We should learn from our history that change is mostly for the betterment of our industry and that we should consider adopting. This isn’t to say that you must jump on the latest and greatest thing every time, but it means that you shouldn’t be closed to new ideas. Innovation is what pushes our world forward, and you should seek excitement and inspiration from it. Side note: if you’d like to learn more about “change” as a topic, I suggest the book “Who Moved My Cheese?” by Spencer Johnson. It’s a short parable about the importance of adapting to the changes around us.

Mirrorless photography is the next “shift” in our industry

The topic of “mirrorless cameras” has photographers arguing on and off the web. Let’s re-consider our point of view by remembering that the only change in life is constant, and that we’ve been in similar positions many times in our history where change inevitably took over, whether we liked it or not. There’s never been anything positive that has come from arguing or challenging just for the sake of doing so. Our history is proof of this. Some photographers say that many of the benefits of mirrorless (EVF, size, ease-of-use, affordability) are a bad thing for our industry because it makes great photography more accessible to everyone. Let’s discuss and dissect this.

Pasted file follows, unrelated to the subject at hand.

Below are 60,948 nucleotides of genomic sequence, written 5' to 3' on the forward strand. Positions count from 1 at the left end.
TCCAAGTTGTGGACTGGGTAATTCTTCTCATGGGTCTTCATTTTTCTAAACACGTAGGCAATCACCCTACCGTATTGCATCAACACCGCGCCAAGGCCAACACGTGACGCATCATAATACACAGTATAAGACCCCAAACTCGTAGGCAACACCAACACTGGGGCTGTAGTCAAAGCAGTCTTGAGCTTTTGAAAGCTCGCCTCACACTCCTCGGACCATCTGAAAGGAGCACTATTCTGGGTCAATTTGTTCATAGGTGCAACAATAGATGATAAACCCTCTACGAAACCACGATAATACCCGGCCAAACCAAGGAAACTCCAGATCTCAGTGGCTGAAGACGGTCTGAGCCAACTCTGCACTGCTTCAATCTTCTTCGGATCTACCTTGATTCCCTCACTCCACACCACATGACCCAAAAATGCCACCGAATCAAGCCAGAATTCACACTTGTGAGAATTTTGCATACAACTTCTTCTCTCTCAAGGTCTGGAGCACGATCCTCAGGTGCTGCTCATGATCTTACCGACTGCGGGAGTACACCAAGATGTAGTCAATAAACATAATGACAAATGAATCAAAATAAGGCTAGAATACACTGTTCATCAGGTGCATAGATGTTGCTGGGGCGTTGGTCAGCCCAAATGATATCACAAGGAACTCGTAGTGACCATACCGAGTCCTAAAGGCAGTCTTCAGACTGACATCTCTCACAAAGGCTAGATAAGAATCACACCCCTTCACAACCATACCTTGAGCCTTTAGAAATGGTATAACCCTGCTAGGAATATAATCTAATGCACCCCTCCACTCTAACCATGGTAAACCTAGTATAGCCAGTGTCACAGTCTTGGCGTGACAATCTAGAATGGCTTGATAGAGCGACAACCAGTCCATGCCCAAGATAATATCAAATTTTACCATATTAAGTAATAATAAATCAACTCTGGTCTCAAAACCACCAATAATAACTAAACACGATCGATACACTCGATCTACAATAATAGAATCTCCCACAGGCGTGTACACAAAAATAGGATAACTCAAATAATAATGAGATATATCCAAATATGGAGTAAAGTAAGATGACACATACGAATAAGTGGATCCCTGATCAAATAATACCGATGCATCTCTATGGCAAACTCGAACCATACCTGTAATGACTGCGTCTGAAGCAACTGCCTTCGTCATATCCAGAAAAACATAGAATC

What makes a great photographer?

There are four main components that make up a great photographer:

  1. Technical knowledge. This includes the foundations of photography such as light and posing, knowledge in the basics such as shutter speed, white balance, aperture, ISO, and incorporates the technical theory and know-how in making a great image.
  2. Technical follow-through. This is the physical application of the technical knowledge above. It’s knowing how to set the shutter speed, aperture, how to focus, meter, and so on.
  3. Artistry and creativity. This is the artistic expression of the photographer, and includes composition, lines, mood, feeling, storytelling, and so on.
  4. Personality. We all know that you can be technically the greatest photographer, but if you want to take pictures of people, then you must have the right personality for it. You must make people feel comfortable, warm and welcome in front of the camera and therefore it’s a big part of the equation in the discussion of people photography.